The Importance of Building Relationships
By Brad Shade, PE, LEED AP
Principal, Electrical Department Manager
Relationships in the construction industry are the key to successful projects and satisfied clients. Providing good design on every project is, without a doubt, a necessity, but developing relationships with clients leads to success. Being a good listener to fully understand the needs of the clients and the goals of each project creates trust. Honesty, proactive involvement when dealing with project issues and being part of the collaborative approach to the solution develops relationships.
But who exactly is “the client”? Is it the owner of the facility, the project user, the architect or other design professionals, the construction manager, or contractors performing the work? The answer, as you might have guessed, is all of them. Every team member is a client and the relationships that we develop to ensure success must be developed among all. Incidentally, this is how the Memorial Health System (MHS)—consisting of two hospitals, four medical campuses and several additional outpatient facilities—has become one of HAWA’s clients.
Through an existing relationship with a Columbus architect, I began working with MHS nearly ten years ago on a surgery renovation project at Selby General Hospital. Through the design process, I got to know the hospital’s facilities manager, as well as the health system’s facilities director and project coordinator. This project gave me an opportunity to listen and gain an understanding of their systems, their deficiencies and their plans for the future. This process of understanding led to trust, a relationship based on honesty, and a collaborative, proactive design process resulting in a system design that was modular, addressed deficiencies and would allow for expansion as part of future renovations.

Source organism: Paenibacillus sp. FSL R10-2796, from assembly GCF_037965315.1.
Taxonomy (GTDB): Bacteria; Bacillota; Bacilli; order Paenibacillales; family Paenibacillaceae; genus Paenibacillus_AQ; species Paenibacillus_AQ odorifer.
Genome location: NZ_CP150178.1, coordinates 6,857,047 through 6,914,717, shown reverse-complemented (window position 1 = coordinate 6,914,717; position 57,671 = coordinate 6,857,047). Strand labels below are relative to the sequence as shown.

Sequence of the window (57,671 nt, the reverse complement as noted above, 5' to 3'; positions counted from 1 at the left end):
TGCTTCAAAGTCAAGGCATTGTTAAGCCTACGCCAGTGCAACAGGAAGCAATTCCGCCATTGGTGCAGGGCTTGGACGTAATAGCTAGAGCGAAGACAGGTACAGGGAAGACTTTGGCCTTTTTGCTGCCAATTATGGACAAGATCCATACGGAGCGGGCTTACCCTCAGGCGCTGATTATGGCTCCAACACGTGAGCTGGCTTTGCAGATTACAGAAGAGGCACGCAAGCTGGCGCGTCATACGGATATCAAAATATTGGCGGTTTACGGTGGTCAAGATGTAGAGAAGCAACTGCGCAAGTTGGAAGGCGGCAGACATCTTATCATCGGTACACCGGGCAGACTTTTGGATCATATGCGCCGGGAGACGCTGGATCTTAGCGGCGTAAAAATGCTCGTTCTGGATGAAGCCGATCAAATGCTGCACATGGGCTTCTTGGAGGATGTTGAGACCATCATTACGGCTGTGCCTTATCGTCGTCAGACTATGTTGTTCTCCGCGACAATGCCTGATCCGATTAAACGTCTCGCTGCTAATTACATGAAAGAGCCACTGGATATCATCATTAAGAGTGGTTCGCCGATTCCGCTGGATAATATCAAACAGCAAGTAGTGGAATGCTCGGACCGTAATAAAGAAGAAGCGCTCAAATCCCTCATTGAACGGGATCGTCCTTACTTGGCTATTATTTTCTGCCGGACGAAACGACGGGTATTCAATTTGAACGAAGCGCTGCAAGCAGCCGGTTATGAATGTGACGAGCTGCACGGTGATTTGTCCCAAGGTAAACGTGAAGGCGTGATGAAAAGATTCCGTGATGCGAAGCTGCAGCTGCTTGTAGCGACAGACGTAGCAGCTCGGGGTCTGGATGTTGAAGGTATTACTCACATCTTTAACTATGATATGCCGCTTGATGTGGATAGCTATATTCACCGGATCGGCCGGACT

During construction, my relationships extended to local contractors and their existing relationships with MHS. Relationships with design team members expanded to a Marietta-based architect who performed construction administration services for the project. As we all know, renovation projects are particularly messy, due to coordination with existing systems and the inevitable unforeseen conditions. However, the relationships established allowed the team to collaboratively and proactively approach issues, listening to all ideas and focusing on finding solutions, rather than assigning blame. This resulted in the project being completed on schedule and with minimal change orders.
The success of this project and the relationships developed laid the groundwork for future work at MHS. HAWA continues to work on projects with Memorial Health Systems, collaborating with many different design and construction teams. Through these projects, all our relationships—built on Listening, Honesty and a Collaborative, Proactive approach to problem solving—have led to success.
Our most recent project at MHS, the Strecker building, will be a two-story, 80,000-square-foot facility designed to replace the existing cancer center located on the main campus. The building will serve the radiation oncology function for the health system and will house a linear accelerator vault, two tomotherapy vaults, ancillary spaces on the first floor and will accommodate multiple doctors’ suites on the second floor. The building will also have a two-story connector to the existing building that serves the medical oncology function. HAWA is providing MEP engineering services that include HVAC, plumbing, fire protection, electrical and technology rough-in. The project will be designed in two phases, with an estimated completion date in 2019.
The key to successful projects—whether new or existing—is to cultivate good relationships with all team members involved. In my experience, owners, architects and contractors all appreciate when their design engineer is proactive, listens well and offers creative solutions tailored to their project’s unique requirements and budget.
Reach out today and learn more about how HAWA values building relationships in all we do.